Disturbing farce blurs the thin line between comedy and tragedy
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Disturbing farce blurs the thin line between comedy and tragedy

Happy Birthday, Wanda June. By Kurt Vonnegut. Directed by Cate Clelland. Canberra Repertory Society. Theatre 3, Ellery Crescent, Acton. Until August 4. Bookings: canberrarep.org.au  or 62571950.

Antonia Kitzel, left, Jemima Phillips and Iain Murray in <i>Happy Birthday, Wanda June</i>.

Antonia Kitzel, left, Jemima Phillips and Iain Murray in Happy Birthday, Wanda June.

Photo: Helen Drum

What makes a man a man? That is the question in Canberra Rep’s production of Kurt Vonnegut’s Happy Birthday Wanda June.

Take Vonnegut’s macho war hero, Harold Ryan (Michael Sparks), returning after an eight-year absence presumed dead by his wife Penelope (Jess Waterhouse). Or Penelope’s suitor, Dr Norbert Woodly (Peter Holland), a peace-loving throwback from the hippie generation. Or her other suitor Herb Shuttle (Rowan McMurray), a hero-worshipping vacuum cleaner salesman.

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Perhaps it’s what Penelope and Harold’s 12-year-old son may become with a .22 rifle in his hands? Then there’s Colonel Looseleaf Harper (David Bennett). He carries the guilt of a man who dropped an atom bomb on Nagasaki.

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Vonnegut offers an uncompromising indictment of alpha male aggression.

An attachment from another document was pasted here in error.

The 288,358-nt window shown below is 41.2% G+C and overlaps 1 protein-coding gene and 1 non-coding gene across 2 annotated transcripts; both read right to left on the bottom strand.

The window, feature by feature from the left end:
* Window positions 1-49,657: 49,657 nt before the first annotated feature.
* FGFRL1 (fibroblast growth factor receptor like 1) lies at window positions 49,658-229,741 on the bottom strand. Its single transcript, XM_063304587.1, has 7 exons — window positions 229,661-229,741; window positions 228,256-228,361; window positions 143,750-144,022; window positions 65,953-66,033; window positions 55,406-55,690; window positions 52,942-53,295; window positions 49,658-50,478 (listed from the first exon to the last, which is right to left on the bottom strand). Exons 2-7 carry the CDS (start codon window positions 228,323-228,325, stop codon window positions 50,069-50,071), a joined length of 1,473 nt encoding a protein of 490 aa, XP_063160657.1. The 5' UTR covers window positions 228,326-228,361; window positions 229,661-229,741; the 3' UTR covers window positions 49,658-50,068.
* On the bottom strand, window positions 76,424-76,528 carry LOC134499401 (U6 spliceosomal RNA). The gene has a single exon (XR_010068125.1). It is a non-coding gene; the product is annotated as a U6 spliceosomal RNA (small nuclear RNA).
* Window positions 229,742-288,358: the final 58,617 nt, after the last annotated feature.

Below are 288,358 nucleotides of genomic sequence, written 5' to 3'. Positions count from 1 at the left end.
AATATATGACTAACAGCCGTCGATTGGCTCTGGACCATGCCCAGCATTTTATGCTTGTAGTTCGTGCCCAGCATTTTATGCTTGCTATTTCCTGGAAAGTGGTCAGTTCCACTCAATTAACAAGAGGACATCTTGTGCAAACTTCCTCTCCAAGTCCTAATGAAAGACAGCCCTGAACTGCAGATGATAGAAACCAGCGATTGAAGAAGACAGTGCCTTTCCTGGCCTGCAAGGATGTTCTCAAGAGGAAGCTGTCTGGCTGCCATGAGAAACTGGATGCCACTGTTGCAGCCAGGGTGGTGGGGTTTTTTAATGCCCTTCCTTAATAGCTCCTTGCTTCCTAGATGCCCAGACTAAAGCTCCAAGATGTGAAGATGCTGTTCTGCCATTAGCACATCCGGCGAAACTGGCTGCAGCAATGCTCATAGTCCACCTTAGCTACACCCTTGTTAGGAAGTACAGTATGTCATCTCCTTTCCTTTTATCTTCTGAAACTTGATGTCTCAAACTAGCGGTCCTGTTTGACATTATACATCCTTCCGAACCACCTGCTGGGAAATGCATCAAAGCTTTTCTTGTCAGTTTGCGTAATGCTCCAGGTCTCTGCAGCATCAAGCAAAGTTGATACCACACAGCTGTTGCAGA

Big game hunter Ryan’s questionable military heroism is tarnished on his unexpected return by his display of ugly masculinity, spewing forth stereotype in word and deed. Penelope’s futile attempts at assertiveness fall foul of intimidation and threatening sexual violence.

Michael Sparks and Jess Waterhouse in <i>Happy Birthday, Wanda June</i>.

Michael Sparks and Jess Waterhouse in Happy Birthday, Wanda June.

Photo: Helen Drum

In Vonnegut’s world there are no heroes, only victims. Only heaven can release victims from their mortal world in a paradise of spotlights and a mirror ball. Here, where shuffleboard is the unifying force of purgation, Wanda June (Jemima Phillips), the 11-year-old victim of an ice-cream truck accident, the fascist Beast of Yugoslavia (Iain Murray) and Ryan’s first wife Mildred (Antonia Kitzel) exist in blissful happiness. Vonnegut’s mortal world draws its bitter and cruel veil of darkness across a flawed humanity.

Clelland’s directorial vision creates sad clowns, bumbling through an unexpected and farcical situation. Only Penelope and her son Paul (promising young performer Nick Dyball) provide a core of sanity in the mounting absurdity of male behaviour in Vonnegut’s satirical condemnation of his sex.

In Rep’s production, the thin line between comedy and tragedy is blurred. Vonnegut’s play appears far less comical nearly 50 years after it was written and more tragic in the fact the consequences of the actions and attitudes of men like Harold Ryan persist. In yet another showcase of Canberra Rep’s excellent production design values, Clelland’s authentically designed and colourful retro styled production appears to err on the side of entertaining posturing rather than substance.

Loosely inspired by Homer’s The Odyssey, Happy Birthday, Wanda June reflects Vonnegut’s cynical view of a world that won’t change. Clelland and her cast have staged a comical farce. Vonnegut’s disturbing reality is nothing to laugh at.